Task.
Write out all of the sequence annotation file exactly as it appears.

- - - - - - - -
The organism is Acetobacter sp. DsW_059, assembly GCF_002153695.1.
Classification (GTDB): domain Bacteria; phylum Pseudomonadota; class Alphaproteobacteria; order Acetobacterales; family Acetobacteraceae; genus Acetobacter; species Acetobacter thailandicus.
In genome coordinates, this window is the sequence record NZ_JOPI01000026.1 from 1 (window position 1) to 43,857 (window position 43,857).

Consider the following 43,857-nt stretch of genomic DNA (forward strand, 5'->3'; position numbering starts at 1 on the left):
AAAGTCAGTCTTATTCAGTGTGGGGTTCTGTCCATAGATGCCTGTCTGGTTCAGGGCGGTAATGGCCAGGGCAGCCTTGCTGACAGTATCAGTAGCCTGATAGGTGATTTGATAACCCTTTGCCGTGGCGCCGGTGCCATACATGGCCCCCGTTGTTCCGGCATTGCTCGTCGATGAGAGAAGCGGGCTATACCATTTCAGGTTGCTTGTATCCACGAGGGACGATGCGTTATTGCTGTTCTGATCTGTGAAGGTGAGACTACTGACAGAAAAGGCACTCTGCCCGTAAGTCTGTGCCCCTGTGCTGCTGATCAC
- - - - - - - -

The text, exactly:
The organism is Acetobacter sp. DsW_059, assembly GCF_002153695.1.
Classification (GTDB): domain Bacteria; phylum Pseudomonadota; class Alphaproteobacteria; order Acetobacterales; family Acetobacteraceae; genus Acetobacter; species Acetobacter thailandicus.
In genome coordinates, this window is the sequence record NZ_JOPI01000026.1 from 1 (window position 1) to 43,857 (window position 43,857).

Consider the following 43,857-nt stretch of genomic DNA (forward strand, 5'->3'; position numbering starts at 1 on the left):
AAAGTCAGTCTTATTCAGTGTGGGGTTCTGTCCATAGATGCCTGTCTGGTTCAGGGCGGTAATGGCCAGGGCAGCCTTGCTGACAGTATCAGTAGCCTGATAGGTGATTTGATAACCCTTTGCCGTGGCGCCGGTGCCATACATGGCCCCCGTTGTTCCGGCATTGCTCGTCGATGAGAGAAGCGGGCTATACCATTTCAGGTTGCTTGTATCCACGAGGGACGATGCGTTATTGCTGTTCTGATCTGTGAAGGTGAGACTACTGACAGAAAAGGCACTCTGCCCGTAAGTCTGTGCCCCTGTGCTGCTGATCAC